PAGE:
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Ravens discover you can be happy -- but not too happy

Lost in the dramatics of yesterday's cliffhanger at M&T Bank Stadium were a few calls by the referees that appear to be taking the league's anti-celebration crusade a little too far. Usually, it's receivers who are the targets of enforcement.

I was at the NFL owners' meeting in Orlando two years ago when the competition committee recommended the  tightening of rules that prohibited using parts of the playing field -- goal posts, pylons -- as part of a celebration. They did so even though some committee members admitted that when they reviewed the tapes themselves, they thought some of the stuff (read Chad Johnson) was darn funny. This year, the league has taken still another step in penalizing all spiking that can be construed as delay of game.

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Yesterday, the Ravens were whistled twice in the first half after big plays. Once, when wide receiver  Demetrius Williams caught a 26-yarder on third-and-8 and spun -- not spiked -- the ball to the ground. Tweet, delay of game. Then, when Yamon Figurs scored on his 75-yard punt return late in the first half and did a Lambeau Leap into the end zone stands (above), Devard Darling also jumped up to congratulate Figurs. That drew a 15-yard unsportsmanlike conduct penalty -- too many leapers. And it wasn't just the Ravens being dinged. Anquan Boldin was given a 15-yard unsportsmanlike penalty early in the fourth period after a TD catch. I'm not arguing that the calls were technically wrong -- although the one against Williams was a new one on me -- but it seems the league can't find a happy medium between arrogantly obnoxious and genuinely exuberant.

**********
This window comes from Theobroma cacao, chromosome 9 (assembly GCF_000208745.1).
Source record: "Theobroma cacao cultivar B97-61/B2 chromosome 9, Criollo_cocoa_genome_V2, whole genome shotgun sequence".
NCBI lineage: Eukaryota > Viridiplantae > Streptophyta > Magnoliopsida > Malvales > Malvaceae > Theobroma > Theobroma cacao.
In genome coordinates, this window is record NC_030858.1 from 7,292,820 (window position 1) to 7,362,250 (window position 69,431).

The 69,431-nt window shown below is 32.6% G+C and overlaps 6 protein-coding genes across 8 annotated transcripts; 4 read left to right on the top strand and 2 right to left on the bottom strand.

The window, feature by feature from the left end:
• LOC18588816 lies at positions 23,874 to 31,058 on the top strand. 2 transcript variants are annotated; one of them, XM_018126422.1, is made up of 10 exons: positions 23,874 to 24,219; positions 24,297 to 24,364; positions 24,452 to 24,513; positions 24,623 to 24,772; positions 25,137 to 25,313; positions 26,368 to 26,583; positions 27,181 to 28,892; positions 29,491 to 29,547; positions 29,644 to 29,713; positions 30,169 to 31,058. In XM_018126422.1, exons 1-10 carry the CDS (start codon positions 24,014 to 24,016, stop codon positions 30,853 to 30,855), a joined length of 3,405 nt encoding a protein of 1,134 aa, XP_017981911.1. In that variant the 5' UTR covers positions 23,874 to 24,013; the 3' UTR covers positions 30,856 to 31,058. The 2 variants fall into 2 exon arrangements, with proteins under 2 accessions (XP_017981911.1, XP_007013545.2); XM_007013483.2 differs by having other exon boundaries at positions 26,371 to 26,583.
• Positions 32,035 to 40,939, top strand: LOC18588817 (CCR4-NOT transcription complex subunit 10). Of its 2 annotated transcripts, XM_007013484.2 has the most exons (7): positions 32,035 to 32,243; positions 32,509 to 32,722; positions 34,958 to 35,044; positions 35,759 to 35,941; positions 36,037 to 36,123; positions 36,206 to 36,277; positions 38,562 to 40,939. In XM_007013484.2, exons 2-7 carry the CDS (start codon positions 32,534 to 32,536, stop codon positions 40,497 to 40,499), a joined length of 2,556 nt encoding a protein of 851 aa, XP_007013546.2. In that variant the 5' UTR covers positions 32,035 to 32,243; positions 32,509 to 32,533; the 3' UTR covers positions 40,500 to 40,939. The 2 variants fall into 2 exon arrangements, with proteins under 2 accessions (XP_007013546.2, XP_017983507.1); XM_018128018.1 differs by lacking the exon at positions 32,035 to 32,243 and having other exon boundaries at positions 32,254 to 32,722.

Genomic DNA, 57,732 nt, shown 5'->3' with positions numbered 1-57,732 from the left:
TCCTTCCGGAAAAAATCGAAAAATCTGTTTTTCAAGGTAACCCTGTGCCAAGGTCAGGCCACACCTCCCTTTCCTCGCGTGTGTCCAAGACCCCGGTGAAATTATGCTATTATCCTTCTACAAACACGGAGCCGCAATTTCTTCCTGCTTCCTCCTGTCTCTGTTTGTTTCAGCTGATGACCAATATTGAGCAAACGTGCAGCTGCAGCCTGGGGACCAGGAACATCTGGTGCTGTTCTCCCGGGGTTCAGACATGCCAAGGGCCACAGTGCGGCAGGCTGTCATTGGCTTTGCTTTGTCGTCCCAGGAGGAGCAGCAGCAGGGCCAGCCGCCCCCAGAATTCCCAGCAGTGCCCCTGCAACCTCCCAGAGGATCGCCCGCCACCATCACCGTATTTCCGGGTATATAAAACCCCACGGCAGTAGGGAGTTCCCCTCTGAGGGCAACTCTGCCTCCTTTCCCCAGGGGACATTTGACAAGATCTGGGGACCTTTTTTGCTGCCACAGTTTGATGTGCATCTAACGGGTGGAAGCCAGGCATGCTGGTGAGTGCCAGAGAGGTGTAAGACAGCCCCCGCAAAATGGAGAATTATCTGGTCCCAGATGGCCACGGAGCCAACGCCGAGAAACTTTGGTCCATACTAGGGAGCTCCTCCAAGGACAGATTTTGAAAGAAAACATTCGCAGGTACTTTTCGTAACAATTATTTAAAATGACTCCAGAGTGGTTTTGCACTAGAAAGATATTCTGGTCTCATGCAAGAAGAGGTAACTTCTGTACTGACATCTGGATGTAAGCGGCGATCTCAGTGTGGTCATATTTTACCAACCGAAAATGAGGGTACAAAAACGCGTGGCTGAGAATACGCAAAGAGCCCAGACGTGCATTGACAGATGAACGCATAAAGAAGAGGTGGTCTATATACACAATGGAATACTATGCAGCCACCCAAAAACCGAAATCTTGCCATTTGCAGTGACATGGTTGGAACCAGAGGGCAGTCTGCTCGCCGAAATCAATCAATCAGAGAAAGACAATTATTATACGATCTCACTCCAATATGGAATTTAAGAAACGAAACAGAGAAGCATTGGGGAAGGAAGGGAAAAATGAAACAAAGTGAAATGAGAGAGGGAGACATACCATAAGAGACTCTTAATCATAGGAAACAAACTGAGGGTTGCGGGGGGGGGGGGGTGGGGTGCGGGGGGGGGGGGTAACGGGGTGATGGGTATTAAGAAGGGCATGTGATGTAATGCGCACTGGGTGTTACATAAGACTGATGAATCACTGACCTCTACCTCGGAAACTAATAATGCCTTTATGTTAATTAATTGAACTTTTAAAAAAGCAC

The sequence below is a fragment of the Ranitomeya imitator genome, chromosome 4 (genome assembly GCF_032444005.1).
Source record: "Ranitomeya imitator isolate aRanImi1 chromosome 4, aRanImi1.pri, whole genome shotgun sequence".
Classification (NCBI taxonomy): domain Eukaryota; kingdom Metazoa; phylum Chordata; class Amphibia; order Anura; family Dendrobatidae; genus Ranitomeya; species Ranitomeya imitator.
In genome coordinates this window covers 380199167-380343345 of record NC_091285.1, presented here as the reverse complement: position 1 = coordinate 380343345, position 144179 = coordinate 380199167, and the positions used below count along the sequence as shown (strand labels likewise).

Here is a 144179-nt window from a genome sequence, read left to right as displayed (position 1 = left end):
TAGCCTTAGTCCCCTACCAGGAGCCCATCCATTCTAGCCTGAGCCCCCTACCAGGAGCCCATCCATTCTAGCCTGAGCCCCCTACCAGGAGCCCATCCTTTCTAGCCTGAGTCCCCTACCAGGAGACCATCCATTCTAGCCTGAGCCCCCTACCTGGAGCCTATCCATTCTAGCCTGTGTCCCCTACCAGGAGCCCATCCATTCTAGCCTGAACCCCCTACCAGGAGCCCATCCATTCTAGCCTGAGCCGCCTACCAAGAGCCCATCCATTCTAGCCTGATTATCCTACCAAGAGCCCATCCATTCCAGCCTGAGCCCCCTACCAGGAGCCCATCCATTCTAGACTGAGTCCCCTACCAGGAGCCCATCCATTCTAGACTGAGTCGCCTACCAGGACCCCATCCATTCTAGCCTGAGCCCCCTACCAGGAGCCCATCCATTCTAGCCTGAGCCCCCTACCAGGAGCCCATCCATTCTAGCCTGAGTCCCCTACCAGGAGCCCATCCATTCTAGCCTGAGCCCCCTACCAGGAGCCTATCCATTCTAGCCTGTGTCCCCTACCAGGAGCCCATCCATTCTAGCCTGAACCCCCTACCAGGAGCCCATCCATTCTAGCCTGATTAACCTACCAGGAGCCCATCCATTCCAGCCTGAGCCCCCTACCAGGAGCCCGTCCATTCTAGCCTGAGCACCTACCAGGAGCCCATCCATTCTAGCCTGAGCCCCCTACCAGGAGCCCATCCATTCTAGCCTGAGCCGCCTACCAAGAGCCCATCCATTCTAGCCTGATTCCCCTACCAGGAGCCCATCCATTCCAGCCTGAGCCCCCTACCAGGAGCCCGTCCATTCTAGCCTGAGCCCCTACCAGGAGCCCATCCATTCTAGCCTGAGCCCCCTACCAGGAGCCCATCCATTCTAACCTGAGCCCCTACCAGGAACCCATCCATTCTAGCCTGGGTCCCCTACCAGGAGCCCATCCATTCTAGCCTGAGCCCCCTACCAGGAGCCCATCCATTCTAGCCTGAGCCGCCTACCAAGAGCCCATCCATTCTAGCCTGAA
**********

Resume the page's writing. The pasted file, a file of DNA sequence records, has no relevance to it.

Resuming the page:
After the game, I asked Baltimore wide receiver Mark Clayton, who had five catches for 34 yards, whether it was clear what was permissible and what wasn't as the rules keep changing. Clayton was careful in selecting his words because in the NFL, there is zero-tolerance for dissent with officials' calls and it's often expensive.

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"It's tough. You get caught up in the moment, everything is going 110 miles per hour and you make a play and you get up and go, 'Whooo!'  That's it -- and you don't know if they're going to flag it or not,  Clayton said. "But we just have to play our game and go with it.

"In the NFL, it's extremely hard to make plays and make plays consistently -- get in the end zone, convert third downs. It's tough, it's difficult." he added. "So when you finally do that, I've got this stuff in me that I've just got to release."

Photo credit:  Gene Sweeney Jr.


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